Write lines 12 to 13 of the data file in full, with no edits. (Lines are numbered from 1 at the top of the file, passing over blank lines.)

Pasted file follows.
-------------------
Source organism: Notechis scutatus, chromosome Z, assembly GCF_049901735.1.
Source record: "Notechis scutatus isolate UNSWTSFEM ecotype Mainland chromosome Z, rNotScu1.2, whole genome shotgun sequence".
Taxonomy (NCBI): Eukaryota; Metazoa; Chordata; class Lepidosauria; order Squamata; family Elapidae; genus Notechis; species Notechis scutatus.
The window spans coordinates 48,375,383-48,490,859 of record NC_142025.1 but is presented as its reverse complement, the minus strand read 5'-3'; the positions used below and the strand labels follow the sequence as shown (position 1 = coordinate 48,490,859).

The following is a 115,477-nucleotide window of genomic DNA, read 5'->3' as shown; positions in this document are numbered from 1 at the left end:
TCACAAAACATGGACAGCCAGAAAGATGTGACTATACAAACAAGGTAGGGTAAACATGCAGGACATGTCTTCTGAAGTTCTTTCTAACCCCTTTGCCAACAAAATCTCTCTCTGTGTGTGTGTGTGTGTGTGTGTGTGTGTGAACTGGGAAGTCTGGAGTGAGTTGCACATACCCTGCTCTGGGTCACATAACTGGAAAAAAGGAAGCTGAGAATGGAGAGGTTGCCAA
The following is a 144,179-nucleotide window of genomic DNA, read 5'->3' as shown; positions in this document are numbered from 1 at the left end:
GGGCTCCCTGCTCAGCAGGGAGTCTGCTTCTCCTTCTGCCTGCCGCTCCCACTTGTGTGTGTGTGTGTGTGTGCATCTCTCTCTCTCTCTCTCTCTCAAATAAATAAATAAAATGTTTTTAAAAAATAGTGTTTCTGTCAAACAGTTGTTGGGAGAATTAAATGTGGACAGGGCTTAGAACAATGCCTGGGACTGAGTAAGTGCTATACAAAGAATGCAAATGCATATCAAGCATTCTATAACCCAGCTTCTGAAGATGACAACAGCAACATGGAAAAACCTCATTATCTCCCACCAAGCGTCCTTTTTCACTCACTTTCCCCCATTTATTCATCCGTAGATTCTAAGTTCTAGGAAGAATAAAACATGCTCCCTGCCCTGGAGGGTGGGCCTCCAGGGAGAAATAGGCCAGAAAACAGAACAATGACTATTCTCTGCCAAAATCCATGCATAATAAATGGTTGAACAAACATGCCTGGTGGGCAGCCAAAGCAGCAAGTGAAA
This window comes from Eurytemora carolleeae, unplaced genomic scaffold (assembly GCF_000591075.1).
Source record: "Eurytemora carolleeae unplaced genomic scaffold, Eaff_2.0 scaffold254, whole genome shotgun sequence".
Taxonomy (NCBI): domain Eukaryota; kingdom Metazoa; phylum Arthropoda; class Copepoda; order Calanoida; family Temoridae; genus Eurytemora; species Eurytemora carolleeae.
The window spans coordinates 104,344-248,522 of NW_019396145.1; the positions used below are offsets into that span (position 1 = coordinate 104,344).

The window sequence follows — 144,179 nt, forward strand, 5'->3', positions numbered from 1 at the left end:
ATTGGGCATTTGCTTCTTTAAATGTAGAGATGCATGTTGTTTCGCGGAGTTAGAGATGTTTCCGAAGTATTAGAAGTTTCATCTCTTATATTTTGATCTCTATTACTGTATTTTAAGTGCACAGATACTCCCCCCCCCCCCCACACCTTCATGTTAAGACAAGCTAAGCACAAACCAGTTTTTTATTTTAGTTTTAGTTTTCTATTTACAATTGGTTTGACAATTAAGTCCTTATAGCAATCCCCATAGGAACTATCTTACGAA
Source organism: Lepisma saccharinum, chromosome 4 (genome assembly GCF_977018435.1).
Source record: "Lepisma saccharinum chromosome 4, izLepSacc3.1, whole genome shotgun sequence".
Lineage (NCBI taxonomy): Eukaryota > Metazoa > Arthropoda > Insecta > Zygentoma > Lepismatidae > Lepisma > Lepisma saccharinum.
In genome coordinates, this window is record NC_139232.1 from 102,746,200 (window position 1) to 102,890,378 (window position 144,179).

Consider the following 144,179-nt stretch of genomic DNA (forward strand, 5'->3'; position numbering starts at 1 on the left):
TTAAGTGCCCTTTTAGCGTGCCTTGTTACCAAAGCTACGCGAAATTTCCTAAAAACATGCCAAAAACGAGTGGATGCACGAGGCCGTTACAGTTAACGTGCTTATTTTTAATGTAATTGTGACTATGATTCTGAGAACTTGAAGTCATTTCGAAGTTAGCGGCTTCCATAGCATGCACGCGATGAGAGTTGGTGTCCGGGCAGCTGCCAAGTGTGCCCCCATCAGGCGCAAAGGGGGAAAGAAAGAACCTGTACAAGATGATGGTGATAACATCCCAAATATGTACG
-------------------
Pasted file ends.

The window spans coordinates 104,344-248,522 of NW_019396145.1; the positions used below are offsets into that span (position 1 = coordinate 104,344).

The window sequence follows — 144,179 nt, forward strand, 5'->3', positions numbered from 1 at the left end: